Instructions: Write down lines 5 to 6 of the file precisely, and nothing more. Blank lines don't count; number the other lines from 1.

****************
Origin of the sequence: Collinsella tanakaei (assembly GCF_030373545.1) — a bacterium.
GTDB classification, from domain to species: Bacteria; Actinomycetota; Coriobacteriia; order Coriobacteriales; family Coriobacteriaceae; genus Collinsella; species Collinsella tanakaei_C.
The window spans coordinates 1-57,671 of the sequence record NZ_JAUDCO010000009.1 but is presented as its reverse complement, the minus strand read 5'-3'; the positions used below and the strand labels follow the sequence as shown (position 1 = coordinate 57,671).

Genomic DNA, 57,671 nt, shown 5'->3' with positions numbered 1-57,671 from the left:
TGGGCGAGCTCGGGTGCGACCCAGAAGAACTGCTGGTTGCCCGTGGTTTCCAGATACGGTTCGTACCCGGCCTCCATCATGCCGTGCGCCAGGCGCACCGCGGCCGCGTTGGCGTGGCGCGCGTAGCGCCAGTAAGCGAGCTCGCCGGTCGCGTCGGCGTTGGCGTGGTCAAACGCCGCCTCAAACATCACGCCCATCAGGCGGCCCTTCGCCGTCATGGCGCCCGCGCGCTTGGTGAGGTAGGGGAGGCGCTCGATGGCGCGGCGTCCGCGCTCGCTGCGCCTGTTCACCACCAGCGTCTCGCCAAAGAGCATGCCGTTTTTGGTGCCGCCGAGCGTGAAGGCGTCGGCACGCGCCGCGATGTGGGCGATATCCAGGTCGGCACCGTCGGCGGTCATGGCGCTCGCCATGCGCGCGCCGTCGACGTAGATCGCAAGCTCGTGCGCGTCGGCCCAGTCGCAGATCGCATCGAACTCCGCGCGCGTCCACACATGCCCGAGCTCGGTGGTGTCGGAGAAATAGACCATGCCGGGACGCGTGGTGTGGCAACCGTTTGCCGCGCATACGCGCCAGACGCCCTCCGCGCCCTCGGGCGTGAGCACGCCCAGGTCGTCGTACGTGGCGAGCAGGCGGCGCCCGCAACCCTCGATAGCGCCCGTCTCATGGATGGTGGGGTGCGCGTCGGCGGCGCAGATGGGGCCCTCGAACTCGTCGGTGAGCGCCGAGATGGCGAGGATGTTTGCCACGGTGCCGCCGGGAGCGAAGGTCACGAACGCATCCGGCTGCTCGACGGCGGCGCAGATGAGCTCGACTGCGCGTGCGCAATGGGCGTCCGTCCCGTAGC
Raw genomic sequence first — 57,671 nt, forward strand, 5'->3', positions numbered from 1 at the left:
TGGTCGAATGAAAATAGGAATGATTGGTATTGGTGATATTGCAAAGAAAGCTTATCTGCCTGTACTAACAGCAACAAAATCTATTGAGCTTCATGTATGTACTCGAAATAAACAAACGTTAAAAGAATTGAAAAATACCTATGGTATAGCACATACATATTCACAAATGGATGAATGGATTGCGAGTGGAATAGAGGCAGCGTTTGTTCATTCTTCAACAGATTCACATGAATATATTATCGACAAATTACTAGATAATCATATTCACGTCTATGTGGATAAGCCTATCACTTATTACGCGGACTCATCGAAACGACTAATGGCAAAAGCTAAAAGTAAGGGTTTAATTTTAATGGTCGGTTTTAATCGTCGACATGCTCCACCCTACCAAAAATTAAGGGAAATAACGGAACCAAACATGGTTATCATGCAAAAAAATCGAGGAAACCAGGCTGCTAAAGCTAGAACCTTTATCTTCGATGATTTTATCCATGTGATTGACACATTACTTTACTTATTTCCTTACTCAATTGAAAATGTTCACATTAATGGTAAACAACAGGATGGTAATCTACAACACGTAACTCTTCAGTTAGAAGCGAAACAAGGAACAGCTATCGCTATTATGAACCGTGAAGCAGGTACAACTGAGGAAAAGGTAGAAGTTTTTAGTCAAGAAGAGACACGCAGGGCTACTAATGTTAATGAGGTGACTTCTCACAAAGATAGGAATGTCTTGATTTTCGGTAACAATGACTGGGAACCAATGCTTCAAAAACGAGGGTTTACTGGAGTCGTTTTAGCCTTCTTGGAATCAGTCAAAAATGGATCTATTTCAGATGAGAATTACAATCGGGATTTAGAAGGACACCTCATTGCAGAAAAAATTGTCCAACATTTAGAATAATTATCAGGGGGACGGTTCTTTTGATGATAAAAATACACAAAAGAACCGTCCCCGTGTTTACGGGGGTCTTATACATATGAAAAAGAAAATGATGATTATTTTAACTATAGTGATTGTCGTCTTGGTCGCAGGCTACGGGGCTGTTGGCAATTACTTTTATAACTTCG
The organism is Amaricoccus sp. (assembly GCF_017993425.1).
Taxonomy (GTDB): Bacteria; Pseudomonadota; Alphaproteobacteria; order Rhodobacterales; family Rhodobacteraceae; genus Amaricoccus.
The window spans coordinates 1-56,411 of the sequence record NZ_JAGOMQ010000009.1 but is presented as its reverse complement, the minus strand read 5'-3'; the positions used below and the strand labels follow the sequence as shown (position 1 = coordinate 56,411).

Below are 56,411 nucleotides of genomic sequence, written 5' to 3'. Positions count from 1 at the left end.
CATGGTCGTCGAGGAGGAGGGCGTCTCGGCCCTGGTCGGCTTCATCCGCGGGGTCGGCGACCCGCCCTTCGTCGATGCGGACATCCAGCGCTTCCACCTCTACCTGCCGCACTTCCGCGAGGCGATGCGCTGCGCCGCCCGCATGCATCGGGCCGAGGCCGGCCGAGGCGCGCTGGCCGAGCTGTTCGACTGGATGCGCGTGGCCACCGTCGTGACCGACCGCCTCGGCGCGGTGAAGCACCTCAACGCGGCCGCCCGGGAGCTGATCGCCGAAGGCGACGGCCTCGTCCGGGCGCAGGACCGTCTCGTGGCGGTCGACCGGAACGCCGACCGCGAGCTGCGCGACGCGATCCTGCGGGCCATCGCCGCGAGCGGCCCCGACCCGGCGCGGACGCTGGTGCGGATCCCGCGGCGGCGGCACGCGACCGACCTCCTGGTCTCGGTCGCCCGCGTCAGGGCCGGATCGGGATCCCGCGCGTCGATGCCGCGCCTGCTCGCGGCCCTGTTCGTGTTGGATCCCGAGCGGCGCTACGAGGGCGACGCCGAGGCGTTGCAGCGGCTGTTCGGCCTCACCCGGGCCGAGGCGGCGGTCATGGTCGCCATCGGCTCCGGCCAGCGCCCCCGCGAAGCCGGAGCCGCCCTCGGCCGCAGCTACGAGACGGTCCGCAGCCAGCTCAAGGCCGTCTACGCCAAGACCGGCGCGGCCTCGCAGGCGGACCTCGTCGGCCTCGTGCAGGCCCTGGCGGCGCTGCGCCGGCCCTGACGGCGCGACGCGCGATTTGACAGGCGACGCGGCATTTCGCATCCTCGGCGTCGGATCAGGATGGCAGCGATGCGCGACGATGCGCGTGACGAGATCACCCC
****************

TGGGCGAGCTCGGGTGCGACCCAGAAGAACTGCTGGTTGCCCGTGGTTTCCAGATACGGTTCGTACCCGGCCTCCATCATGCCGTGCGCCAGGCGCACCGCGGCCGCGTTGGCGTGGCGCGCGTAGCGCCAGTAAGCGAGCTCGCCGGTCGCGTCGGCGTTGGCGTGGTCAAACGCCGCCTCAAACATCACGCCCATCAGGCGGCCCTTCGCCGTCATGGCGCCCGCGCGCTTGGTGAGGTAGGGGAGGCGCTCGATGGCGCGGCGTCCGCGCTCGCTGCGCCTGTTCACCACCAGCGTCTCGCCAAAGAGCATGCCGTTTTTGGTGCCGCCGAGCGTGAAGGCGTCGGCACGCGCCGCGATGTGGGCGATATCCAGGTCGGCACCGTCGGCGGTCATGGCGCTCGCCATGCGCGCGCCGTCGACGTAGATCGCAAGCTCGTGCGCGTCGGCCCAGTCGCAGATCGCATCGAACTCCGCGCGCGTCCACACATGCCCGAGCTCGGTGGTGTCGGAGAAATAGACCATGCCGGGACGCGTGGTGTGGCAACCGTTTGCCGCGCATACGCGCCAGACGCCCTCCGCGCCCTCGGGCGTGAGCACGCCCAGGTCGTCGTACGTGGCGAGCAGGCGGCGCCCGCAACCCTCGATAGCGCCCGTCTCATGGATGGTGGGGTGCGCGTCGGCGGCGCAGATGGGGCCCTCGAACTCGTCGGTGAGCGCCGAGATGGCGAGGATGTTTGCCACGGTGCCGCCGGGAGCGAAGGTCACGAACGCATCCGGCTGCTCGACGGCGGCGCAGATGAGCTCGACTGCGCGTGCGCAATGGGCGTCCGTCCCGTAGC
Raw genomic sequence first — 57,671 nt, forward strand, 5'->3', positions numbered from 1 at the left: